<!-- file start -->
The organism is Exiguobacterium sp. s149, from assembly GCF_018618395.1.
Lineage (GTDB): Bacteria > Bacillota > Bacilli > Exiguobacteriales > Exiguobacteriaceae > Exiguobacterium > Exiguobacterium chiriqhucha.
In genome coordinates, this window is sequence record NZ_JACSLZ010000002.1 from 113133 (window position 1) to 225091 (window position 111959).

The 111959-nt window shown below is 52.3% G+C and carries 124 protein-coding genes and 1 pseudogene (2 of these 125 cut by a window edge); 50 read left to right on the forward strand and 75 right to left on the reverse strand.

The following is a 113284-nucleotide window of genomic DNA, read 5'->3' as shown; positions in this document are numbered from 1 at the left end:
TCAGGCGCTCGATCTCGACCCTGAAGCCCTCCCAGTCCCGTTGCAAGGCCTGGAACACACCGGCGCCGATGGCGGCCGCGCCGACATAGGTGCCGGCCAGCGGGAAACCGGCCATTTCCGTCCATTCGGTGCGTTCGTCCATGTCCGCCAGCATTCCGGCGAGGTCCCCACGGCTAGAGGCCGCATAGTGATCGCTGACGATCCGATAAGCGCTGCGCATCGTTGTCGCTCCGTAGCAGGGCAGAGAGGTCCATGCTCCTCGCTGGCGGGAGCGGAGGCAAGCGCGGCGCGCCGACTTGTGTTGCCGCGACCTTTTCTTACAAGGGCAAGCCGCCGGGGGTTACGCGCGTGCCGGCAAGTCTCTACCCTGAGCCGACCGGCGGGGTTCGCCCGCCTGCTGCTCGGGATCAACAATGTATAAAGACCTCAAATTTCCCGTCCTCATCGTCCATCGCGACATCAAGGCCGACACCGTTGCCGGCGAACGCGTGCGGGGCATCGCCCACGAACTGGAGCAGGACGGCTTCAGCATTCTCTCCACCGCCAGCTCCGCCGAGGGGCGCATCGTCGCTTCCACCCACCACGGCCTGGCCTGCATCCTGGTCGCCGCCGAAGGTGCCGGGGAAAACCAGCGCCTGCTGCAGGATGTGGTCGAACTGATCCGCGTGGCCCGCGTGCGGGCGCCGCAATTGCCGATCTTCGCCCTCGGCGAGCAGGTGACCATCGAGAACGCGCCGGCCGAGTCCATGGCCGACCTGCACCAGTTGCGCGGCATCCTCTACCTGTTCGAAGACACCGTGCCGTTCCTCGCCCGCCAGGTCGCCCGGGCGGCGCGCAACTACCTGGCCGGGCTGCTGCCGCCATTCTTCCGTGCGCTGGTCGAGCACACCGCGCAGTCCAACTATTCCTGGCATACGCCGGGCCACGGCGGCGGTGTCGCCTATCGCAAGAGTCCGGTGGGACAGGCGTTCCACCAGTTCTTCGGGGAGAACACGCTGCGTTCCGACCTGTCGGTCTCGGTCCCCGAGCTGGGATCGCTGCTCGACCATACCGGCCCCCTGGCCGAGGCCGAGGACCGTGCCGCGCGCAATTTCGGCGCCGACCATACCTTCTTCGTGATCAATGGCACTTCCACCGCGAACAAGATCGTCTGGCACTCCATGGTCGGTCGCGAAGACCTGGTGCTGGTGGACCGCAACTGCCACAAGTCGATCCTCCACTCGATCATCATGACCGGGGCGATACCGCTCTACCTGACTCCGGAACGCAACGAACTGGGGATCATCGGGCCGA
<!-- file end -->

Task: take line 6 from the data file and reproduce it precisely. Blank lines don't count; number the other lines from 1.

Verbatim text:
TCAGGCGCTCGATCTCGACCCTGAAGCCCTCCCAGTCCCGTTGCAAGGCCTGGAACACACCGGCGCCGATGGCGGCCGCGCCGACATAGGTGCCGGCCAGCGGGAAACCGGCCATTTCCGTCCATTCGGTGCGTTCGTCCATGTCCGCCAGCATTCCGGCGAGGTCCCCACGGCTAGAGGCCGCATAGTGATCGCTGACGATCCGATAAGCGCTGCGCATCGTTGTCGCTCCGTAGCAGGGCAGAGAGGTCCATGCTCCTCGCTGGCGGGAGCGGAGGCAAGCGCGGCGCGCCGACTTGTGTTGCCGCGACCTTTTCTTACAAGGGCAAGCCGCCGGGGGTTACGCGCGTGCCGGCAAGTCTCTACCCTGAGCCGACCGGCGGGGTTCGCCCGCCTGCTGCTCGGGATCAACAATGTATAAAGACCTCAAATTTCCCGTCCTCATCGTCCATCGCGACATCAAGGCCGACACCGTTGCCGGCGAACGCGTGCGGGGCATCGCCCACGAACTGGAGCAGGACGGCTTCAGCATTCTCTCCACCGCCAGCTCCGCCGAGGGGCGCATCGTCGCTTCCACCCACCACGGCCTGGCCTGCATCCTGGTCGCCGCCGAAGGTGCCGGGGAAAACCAGCGCCTGCTGCAGGATGTGGTCGAACTGATCCGCGTGGCCCGCGTGCGGGCGCCGCAATTGCCGATCTTCGCCCTCGGCGAGCAGGTGACCATCGAGAACGCGCCGGCCGAGTCCATGGCCGACCTGCACCAGTTGCGCGGCATCCTCTACCTGTTCGAAGACACCGTGCCGTTCCTCGCCCGCCAGGTCGCCCGGGCGGCGCGCAACTACCTGGCCGGGCTGCTGCCGCCATTCTTCCGTGCGCTGGTCGAGCACACCGCGCAGTCCAACTATTCCTGGCATACGCCGGGCCACGGCGGCGGTGTCGCCTATCGCAAGAGTCCGGTGGGACAGGCGTTCCACCAGTTCTTCGGGGAGAACACGCTGCGTTCCGACCTGTCGGTCTCGGTCCCCGAGCTGGGATCGCTGCTCGACCATACCGGCCCCCTGGCCGAGGCCGAGGACCGTGCCGCGCGCAATTTCGGCGCCGACCATACCTTCTTCGTGATCAATGGCACTTCCACCGCGAACAAGATCGTCTGGCACTCCATGGTCGGTCGCGAAGACCTGGTGCTGGTGGACCGCAACTGCCACAAGTCGATCCTCCACTCGATCATCATGACCGGGGCGATACCGCTCTACCTGACTCCGGAACGCAACGAACTGGGGATCATCGGGCCGA